Making sense of Social Commerce for Jewelers

April 2nd, 2020

Words by Steve Beckett, client services director at PushON, an award-winning full-service eCommerce agency

Shopping directly through social media, making online shopping easier and more seamless than ever, has seen tremendous growth in the past year and is rapidly changing the face of eCommerce as we know it – especially now during the COVID-19 pandemic!

Given this growth and the fact, shoppers have now been forced to purchase non-essential items from home, jewellers can no longer afford to neglect social media as a shopping platform.

So, how can jewellers take full advantage of the social commerce boom?

Great product imagery is key

Particularly in the jewellery sector – an inherently visual industry – the power of effective product imagery cannot be understated. Combining this with shoppable features on visually-led social networks such as Pinterest’s buyable pins, or Instagram Checkout, means that jewellery retailers can reach, engage and convert customers far earlier in the buying journey than they could previously.

To this end, jewellery businesses should ensure that any product images posted to their social channels are at least 72 dpi and around 1,000px x 1,000px. In the absence of a physical product to touch and try on, it’s also important for images to give consumers as much of an idea of the product as possible to encourage conversions.

Some great ways to do this include showing the product from multiple angles, as well as including “lifestyle” shots of pieces being worn by a model (rather than against a blank background).

Pay attention to social feeds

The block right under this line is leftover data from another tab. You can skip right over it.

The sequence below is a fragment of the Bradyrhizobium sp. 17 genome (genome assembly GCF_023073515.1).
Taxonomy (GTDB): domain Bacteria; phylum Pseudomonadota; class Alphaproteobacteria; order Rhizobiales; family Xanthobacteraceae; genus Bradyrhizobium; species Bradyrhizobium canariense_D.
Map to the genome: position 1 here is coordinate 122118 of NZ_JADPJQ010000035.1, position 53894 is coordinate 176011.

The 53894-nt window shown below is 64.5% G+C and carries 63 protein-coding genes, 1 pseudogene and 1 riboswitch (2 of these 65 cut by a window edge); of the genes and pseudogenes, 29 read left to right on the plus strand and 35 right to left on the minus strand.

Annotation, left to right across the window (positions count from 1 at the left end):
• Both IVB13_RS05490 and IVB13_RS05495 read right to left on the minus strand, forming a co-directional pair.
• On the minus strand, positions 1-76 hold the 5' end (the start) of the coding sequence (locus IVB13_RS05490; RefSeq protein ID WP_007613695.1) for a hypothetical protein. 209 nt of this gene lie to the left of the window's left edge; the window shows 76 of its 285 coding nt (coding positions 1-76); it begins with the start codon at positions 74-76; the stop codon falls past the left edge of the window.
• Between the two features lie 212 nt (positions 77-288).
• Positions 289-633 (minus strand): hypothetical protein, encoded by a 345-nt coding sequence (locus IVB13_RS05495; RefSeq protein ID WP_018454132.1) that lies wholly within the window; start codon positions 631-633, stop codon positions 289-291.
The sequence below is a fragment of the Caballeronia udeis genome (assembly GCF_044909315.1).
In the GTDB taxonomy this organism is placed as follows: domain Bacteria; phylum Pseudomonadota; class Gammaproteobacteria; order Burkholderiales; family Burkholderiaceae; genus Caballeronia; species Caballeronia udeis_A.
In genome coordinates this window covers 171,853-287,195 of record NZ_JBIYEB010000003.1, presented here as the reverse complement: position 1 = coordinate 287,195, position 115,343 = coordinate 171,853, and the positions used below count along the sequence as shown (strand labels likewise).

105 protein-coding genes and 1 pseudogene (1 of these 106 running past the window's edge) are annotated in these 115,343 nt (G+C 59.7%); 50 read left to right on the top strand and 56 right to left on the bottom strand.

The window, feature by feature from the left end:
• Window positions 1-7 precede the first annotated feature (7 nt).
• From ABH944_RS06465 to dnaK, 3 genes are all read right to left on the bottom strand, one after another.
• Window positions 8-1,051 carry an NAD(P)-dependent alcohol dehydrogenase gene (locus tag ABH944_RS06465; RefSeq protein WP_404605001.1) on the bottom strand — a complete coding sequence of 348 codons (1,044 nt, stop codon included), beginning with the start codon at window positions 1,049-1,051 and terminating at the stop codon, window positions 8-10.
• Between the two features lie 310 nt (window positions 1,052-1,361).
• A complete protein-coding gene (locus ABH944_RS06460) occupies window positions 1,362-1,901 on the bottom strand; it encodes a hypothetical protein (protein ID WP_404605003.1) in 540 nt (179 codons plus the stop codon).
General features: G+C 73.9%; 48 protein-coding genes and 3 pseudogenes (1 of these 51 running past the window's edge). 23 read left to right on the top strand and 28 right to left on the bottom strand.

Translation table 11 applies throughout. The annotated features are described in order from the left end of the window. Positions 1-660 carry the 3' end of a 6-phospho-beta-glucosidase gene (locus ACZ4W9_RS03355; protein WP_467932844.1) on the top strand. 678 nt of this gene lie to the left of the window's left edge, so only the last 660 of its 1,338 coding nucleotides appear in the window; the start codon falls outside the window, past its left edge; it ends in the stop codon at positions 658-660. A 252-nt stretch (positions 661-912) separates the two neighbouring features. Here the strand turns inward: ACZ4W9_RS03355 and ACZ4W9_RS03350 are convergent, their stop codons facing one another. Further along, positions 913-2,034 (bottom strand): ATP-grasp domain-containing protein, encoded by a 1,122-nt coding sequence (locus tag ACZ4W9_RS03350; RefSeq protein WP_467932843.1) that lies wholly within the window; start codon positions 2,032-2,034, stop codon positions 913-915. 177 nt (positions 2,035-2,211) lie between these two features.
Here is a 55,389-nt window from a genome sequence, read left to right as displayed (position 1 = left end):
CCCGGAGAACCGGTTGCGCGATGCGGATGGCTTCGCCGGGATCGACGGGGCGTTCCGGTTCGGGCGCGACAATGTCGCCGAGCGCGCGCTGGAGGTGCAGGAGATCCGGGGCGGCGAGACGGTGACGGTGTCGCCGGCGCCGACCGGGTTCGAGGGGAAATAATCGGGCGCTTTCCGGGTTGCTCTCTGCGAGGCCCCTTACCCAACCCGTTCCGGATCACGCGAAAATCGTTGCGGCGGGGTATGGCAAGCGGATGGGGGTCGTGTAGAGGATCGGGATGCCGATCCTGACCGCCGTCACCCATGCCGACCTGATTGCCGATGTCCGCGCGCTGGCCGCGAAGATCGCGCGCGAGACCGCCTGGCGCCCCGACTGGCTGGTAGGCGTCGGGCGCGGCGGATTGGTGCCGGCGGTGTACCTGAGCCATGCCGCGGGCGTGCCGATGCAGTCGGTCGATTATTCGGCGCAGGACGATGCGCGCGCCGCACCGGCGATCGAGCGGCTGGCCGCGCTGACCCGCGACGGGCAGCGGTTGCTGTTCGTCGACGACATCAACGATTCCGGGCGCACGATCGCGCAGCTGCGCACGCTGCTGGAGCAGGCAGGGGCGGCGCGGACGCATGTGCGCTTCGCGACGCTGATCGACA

Jewellers should also consider exactly how their social feeds are curated.

While social networks often allow businesses to include multiple shoppable tags in each post – meaning they can promote more than one product – over-use of this can make feeds look cluttered and unattractive. This can fracture users’ attention, disengaging them and possibly making them click away in favour of a competitor’s feed. Instead, have one product in focus and consider posting more often to maximise engagement.

Jewellers should also pay attention to how their entire feed is laid out. This means arranging it so that posts with a similar background, or complementary project lines, sit next to each other so that the feed appears to “flow” from one post to the next, to appeal to shoppers browsing down the feed. Tiffany & Co does this particularly well.

Don’t neglect your eCommerce site

Despite the rise of social commerce, direct in-app shopping is still relatively rare, with most social shopping methods directing shoppers to the retailer’s site. An optimised eCommerce site – that, crucially, loads quickly – therefore remains essential.

Given that customers are often funnelled directly from social media to the checkout page, particular attention should be paid to this area – especially considering that overly-long and complicated checkout processes are a common cause of shopping cart abandonment.

Reducing the number of form fields required for checkout and payment and removing any fields that aren’t absolutely necessary for customers to complete their purchases, can boost conversions. Showing customers which stage of the checkout they’re at with a progress indicator can also reduce frustration and abandonment.

Overall, social commerce is only becoming more popular with shoppers and, as jewellers have been forced to shut their physical shops, now is the time to embrace all the business-boosting platforms available online.


Disclaimer: This story has been published from a wire agency feed without modifications to the text. Only the headline has been changed.


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